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NASA Satellite Observes Damage Path of April Tornadoes in Alabama
05.06.11
 
ASTER image of tornado damage near Tuscaloosa, Ala., seen on May 4, 2011. View large image

ASTER image of tornado damage near Tuscaloosa, Ala., seen on May 4, 2011. View large image
View annotated composite image

Images of tornado damage near Tuscaloosa, Ala., seen on May 4, 2011. (NASA)
Recent images of the April 27 storm damage path have been captured by NASA's Terra satellite, part of NASA's Earth Observing Satellite system, or EOS. An instrument aboard Terra, called Advanced Spaceborne Thermal Emission and Reflection Radiometer or ASTER, captured the images show the scars from the outbreak.

ASTER combines infrared, red, and green wavelengths of light to make false-color images that distinguish between water and land. Water is blue. Buildings and paved surfaces are blue-gray. Vegetation is red.

The images to the right are from an observation that occurred on May 4, 2011 at 11:45 A.M. local time (1645 UTC), near Tuscaloosa, Ala.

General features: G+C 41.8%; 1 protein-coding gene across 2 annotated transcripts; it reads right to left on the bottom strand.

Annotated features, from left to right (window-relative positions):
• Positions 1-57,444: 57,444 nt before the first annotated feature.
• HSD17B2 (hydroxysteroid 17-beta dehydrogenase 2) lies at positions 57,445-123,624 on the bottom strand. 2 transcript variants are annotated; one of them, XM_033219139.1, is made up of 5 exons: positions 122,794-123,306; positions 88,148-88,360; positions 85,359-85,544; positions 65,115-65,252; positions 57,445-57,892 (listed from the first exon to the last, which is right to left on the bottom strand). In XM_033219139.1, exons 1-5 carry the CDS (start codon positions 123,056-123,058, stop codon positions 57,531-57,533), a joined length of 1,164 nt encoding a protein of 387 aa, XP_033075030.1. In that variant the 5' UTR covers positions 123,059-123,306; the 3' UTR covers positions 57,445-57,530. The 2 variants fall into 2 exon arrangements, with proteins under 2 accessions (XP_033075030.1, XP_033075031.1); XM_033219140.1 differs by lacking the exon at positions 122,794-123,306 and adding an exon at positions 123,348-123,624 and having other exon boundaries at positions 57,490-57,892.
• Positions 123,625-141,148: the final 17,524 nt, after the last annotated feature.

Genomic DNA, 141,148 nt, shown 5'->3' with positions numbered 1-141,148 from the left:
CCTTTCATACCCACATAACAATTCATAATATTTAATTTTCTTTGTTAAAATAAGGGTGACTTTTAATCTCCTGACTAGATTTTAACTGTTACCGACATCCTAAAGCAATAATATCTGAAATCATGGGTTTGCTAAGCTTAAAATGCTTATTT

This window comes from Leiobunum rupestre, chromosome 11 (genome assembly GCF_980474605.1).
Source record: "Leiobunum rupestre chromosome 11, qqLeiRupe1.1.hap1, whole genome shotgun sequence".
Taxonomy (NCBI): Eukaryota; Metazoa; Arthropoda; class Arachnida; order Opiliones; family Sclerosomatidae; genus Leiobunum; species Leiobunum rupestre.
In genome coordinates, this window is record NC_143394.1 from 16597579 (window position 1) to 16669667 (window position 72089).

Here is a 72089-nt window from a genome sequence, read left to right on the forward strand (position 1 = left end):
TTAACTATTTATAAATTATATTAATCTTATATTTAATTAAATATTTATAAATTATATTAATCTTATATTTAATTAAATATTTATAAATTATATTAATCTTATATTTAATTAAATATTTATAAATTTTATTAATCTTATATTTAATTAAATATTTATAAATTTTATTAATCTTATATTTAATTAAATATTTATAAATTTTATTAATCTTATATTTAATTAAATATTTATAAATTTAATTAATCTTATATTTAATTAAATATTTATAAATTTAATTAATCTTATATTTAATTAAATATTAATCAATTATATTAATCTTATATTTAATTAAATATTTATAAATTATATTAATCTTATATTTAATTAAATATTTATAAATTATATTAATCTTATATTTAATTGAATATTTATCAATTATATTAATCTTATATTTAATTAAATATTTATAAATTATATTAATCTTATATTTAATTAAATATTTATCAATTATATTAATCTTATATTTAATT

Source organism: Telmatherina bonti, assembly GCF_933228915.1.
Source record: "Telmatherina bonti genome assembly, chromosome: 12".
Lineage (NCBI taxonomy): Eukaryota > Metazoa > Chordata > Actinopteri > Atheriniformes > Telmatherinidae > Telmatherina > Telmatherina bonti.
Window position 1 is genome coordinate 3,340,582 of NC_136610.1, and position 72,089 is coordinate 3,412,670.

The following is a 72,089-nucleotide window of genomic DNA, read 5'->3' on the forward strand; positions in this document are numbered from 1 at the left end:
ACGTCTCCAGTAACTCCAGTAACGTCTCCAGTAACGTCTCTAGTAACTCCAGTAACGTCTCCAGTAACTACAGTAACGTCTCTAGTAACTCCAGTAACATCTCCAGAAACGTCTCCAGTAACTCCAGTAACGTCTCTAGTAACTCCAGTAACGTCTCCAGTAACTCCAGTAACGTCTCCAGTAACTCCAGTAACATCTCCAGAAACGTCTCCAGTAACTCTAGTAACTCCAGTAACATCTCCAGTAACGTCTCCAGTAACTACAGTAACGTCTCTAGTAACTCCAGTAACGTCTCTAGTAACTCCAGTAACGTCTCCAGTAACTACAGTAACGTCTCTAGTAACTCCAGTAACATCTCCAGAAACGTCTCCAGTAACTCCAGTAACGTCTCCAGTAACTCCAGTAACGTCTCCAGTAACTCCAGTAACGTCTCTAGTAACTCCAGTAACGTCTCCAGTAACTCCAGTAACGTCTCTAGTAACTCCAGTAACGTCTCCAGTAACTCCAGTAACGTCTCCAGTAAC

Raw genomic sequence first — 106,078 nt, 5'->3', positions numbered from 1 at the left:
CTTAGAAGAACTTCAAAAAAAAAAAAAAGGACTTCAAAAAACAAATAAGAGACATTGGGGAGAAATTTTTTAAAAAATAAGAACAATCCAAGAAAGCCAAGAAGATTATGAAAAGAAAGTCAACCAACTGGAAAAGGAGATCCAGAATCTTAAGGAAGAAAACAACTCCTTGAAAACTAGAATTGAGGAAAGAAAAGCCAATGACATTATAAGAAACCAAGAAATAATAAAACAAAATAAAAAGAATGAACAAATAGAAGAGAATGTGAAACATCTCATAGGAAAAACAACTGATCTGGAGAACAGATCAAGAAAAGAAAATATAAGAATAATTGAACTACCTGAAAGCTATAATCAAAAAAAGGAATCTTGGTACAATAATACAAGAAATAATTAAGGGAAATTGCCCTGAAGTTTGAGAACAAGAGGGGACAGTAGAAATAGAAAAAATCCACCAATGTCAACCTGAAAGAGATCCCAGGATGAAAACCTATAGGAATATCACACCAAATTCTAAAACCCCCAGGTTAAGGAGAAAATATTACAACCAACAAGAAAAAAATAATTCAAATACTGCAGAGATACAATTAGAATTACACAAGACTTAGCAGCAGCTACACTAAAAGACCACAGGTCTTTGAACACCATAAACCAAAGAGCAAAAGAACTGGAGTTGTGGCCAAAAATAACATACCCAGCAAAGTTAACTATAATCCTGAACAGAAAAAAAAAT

The physical principle guiding the use of satellite data to detect tornado damage is based on the premise that the strong winds associated with a tornado will change the physical characteristics of the surface in such a way as to alter the visible and infrared energy reflected. These characteristics could be a change in the orientation of surface features, such as the complete destruction of a house in a residential area, the snapping of trees in a forest region, the uprooting of crops in an agriculture area, or minimal damage to grassland in a pasture or field.

Images from NASA satellites will aid in damage assessment, determining the tornado width and path length. Further scientific analysis using satellite imagery is planned.

Terra/ASTER is a joint activity between NASA's Science Mission Directorate Earth Science Division and Japan's Ministry of Economy, Trade and Industry. Terra is one of 14 NASA satellites that look at the Earth to study and understand changes in the Earth system and provide societal benefits.

The NASA image created by the Short-term Prediction and Research Transition or SPoRT project at the Marshall Space Flight Center in Huntsville, using data provided courtesy of NASA Goddard Space Flight Center, the Land Processes Distributed Active Archive Center, Japan’s Earth Remote Sensing Data Analysis Center, the Ministry of Economy, Trade and Industry, along with the Japan Research Observation System Organization.
 
 


Janet Anderson, 256-544-0034
Marshall Space Flight Center, Huntsville, Ala.
Janet.L.Anderson@nasa.gov